Although historical sources suggest some of these items entered regional markets for sale, imported trade goods were a closely guarded source of symbolic power for kings. Period accounts describe public ceremonies, including royal coronations and elaborate rituals following the death of a king, in which large quantities of luxuries were displayed and distributed to the general public. Royal power and prestige were intimately tied to the success of these ceremonies. On the one hand, the public display of wealth accumulated in trade reinforced the symbolic power of the king. On the other, the distribution of such goods to loyal followers was a strategy for integrating subjects into a stable political system. Controlling access to Atlantic wealth became a key component of kings’ strategies to instill political order. Whereas local markets economically integrated town and countryside, it was luxuries acquired in trade that served as the political glue binding rural lords to urban royal dynasties.

Trade goods were thus hotly sought after in Allada and Hueda, and their respective kings jockeyed to corner the lion’s share of these new sources of power. For much of the 17th and early 18th centuries, successive kings of Allada sought to monopolize access to the goods, largely through royal- sponsored slave-raiding campaigns against weaker neighbors. Fearing competition from rivals, kings went so far as to require European merchants to trade directly with them at their palaces before trading with others in the kingdom. However, as demand for slaves in the New World picked up toward the end of the century, Allada found it difficult to maintain a trading monopoly, and secondary polities began to get in on the action. The rise of Hueda was a product of Allada’s declining authority. Proximity to coastal ports in an era of expanding demand for human cargo granted the Huedan elite access to vast quantities of Atlantic wealth, resulting in the emergence of a powerful palace-centric polity, which often worked against the interests of its political overlord, Allada.

Alexis B. A. Adandé of the University of Abomey-Calavi in Bénin pioneered archaeological research on the Atlantic Era in Southern Bénin. In the 1980s, Adandé started excavation and oral historical research at Togudo-Awute, the location of Grand Ardra itself. Most of our understanding of the importance of trade for shaping the nature of urban-rural dynamics in these coastal polities is extrapolated from research conducted at Savi by the Savi Archaeological Project under the direction of Kenneth Kelly of the University of South Carolina and, more recently, by Neil Norman of the College of William and Mary. Two decades of archaeological research at Savi has examined the rapid growth and early demise of the Kingdom of Hueda as a result of the Atlantic commercial pressures outlined above.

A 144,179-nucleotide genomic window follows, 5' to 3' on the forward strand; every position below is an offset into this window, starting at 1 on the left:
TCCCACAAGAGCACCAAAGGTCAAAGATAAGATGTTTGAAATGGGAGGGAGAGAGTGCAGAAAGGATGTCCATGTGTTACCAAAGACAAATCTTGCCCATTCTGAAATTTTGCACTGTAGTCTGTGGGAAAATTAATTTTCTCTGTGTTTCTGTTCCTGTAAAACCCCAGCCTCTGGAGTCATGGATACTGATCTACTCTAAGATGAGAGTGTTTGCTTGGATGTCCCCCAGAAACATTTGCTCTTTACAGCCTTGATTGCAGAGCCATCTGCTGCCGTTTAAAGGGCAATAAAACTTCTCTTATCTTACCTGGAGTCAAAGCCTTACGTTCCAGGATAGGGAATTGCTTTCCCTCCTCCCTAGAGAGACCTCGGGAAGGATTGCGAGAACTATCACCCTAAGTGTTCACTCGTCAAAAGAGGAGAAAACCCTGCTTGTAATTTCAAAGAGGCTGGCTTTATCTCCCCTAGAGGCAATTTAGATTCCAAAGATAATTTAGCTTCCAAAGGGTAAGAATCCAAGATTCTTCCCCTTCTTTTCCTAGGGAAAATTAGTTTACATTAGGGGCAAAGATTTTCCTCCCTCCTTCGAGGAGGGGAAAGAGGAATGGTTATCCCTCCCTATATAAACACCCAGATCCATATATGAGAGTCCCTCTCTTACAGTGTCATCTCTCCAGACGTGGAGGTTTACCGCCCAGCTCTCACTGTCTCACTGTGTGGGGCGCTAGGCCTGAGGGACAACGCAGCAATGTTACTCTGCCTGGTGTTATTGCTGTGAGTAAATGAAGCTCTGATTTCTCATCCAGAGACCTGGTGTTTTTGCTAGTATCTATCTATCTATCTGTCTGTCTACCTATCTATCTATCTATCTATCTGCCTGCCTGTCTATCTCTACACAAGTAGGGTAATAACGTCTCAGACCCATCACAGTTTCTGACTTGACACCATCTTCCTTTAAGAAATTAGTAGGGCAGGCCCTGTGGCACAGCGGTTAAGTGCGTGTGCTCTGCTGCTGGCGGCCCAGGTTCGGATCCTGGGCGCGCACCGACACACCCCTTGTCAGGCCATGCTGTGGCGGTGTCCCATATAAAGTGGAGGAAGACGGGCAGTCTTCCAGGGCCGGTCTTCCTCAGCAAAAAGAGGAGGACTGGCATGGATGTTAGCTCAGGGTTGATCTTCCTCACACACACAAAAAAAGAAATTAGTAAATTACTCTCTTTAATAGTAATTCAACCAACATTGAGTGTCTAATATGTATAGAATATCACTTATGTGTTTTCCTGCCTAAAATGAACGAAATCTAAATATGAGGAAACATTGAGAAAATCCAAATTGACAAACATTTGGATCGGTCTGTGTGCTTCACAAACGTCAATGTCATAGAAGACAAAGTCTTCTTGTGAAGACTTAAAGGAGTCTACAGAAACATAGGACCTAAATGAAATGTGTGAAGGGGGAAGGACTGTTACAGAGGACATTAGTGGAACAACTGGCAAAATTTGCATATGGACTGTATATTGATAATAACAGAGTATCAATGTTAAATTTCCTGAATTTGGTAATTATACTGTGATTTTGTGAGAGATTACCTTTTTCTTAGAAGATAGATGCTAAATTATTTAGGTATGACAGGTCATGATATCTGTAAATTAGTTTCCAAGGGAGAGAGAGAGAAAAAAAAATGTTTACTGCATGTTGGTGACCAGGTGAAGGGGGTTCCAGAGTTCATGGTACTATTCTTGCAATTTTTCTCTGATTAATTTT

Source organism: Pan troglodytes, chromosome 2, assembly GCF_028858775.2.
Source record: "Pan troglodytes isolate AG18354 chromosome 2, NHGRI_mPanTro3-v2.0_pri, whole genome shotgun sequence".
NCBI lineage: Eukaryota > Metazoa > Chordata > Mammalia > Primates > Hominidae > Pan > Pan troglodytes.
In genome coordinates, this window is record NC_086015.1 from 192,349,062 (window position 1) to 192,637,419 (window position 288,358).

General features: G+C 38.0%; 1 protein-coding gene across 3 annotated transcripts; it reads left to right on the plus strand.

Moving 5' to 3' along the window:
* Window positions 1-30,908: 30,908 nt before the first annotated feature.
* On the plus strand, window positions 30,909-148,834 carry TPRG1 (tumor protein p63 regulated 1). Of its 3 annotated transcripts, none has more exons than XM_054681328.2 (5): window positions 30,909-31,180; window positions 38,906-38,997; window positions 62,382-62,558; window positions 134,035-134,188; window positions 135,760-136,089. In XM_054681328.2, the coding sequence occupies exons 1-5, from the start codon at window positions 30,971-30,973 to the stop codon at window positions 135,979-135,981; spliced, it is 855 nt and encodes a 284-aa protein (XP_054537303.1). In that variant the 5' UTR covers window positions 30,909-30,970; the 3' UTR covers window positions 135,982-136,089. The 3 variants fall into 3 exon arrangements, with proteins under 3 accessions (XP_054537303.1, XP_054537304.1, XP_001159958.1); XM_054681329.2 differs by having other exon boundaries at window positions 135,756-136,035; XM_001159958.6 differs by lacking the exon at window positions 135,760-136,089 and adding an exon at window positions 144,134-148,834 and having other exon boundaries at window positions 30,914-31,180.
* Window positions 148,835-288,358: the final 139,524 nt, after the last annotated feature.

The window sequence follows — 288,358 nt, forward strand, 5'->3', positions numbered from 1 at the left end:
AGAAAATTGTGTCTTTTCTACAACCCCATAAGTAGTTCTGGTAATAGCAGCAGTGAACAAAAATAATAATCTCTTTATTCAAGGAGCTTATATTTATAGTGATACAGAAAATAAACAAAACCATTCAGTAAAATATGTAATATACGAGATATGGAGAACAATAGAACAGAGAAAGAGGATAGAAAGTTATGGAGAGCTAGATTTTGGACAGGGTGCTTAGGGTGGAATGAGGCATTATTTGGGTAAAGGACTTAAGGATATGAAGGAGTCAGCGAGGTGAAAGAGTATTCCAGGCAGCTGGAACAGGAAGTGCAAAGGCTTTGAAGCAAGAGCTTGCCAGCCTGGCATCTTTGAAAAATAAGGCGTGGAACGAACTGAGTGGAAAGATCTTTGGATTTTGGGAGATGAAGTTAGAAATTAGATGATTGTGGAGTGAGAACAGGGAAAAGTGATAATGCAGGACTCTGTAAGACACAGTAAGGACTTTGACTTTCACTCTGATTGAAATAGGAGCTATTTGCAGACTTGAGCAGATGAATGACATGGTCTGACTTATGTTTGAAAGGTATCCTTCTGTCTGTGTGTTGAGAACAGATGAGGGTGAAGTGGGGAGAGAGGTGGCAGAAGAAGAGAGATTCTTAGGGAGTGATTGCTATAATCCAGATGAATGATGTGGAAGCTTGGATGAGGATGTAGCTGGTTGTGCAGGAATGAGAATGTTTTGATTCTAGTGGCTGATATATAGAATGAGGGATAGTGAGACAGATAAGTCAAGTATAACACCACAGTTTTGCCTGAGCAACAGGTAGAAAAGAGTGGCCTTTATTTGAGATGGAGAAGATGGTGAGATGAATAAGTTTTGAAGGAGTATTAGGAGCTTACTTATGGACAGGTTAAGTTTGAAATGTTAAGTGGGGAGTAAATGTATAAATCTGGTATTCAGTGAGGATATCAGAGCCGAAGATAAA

2011-09MonroeF3.jpgClick to Enlarge ImageKenneth Kelly started archaeological research at Savi in 1991. Kelly’s initial site survey identified a dense concentration of artifacts, local pottery mainly, distributed across a 5 kilometer diameter area (approximately 20 square kilometers). Because such an abundance of artifacts often indicates a settlement site, Kelly interpreted this as the boundaries of an extensive urban settlement at Savi. At its center, Kelly located a series of deep ditches encircling a royal precinct covering an area of 6.5 hectares and centering on the remains of a large palace complex. This area would have served as the primary location for public ceremonies glorifying the king and his dynasty. European traders were required to live in trading lodges that were built near the palace within this royal precinct, and a marketplace was established under the watchful gaze of the king. This was, in all probability, an attempt to control the European merchants, increasingly important sources of wealth—and of potential instability. Kelly’s excavations in the royal palace recovered large quantities of imported trade goods, including Dutch tobacco pipes, Chinese porcelains, wine and liquor bottles, and even Dutch bricks lining the palace floors. Importantly, these objects were recovered in the palace’s most public areas, precisely where the king received guests, indicating the importance of such goods to the symbolic power and authority of the Huedan monarchy.

2011-09MonroeF4.jpgClick to Enlarge ImageBuilding upon Kelly’s research, Neil Norman explored Savi’s countryside. Norman surveyed a 10-kilometer- diameter zone around Savi in 2005, finding widespread distribution of pottery fragments and other artifacts, as well as the collapsed remains of numerous mud-walled buildings. On the basis of this survey, Norman has revealed a three-tier settlement system, supporting historical claims that Savi’s countryside was densely populated and that Savi served as its political and economic center. Savi sat at the top of the pyramid, followed by semi-autonomous provincial towns of a few thousand in the middle, and then by small-scale rural villages with up to a few hundred people. These data allow us to infer that Savi served as a political and economic center for communities in its broader hinterlands.

As was the case in Allada, historical sources indicate that the Huedan king’s power rested largely on how well he was able to funnel Atlantic wealth into the hands of rural chiefs. Excavations conducted by Norman at rural sites reveal hardly any examples of such goods, however, indicating that the provinces and their rural hinterlands were never integrated economically into the circulation of imported commodities. Thus the countryside did not share in the Atlantic wealth that defined court life at Savi. If the concentration of Atlantic wealth in the palace was the source of power and influence for the monarchy, its absence probably produced significant tension with rural lords. The failure of the Hueda monarchy to cultivate loyalty among provincial elites in all probability intensified factional conflicts between provinces and the center and between elites and commoners, opening the door to political collapse.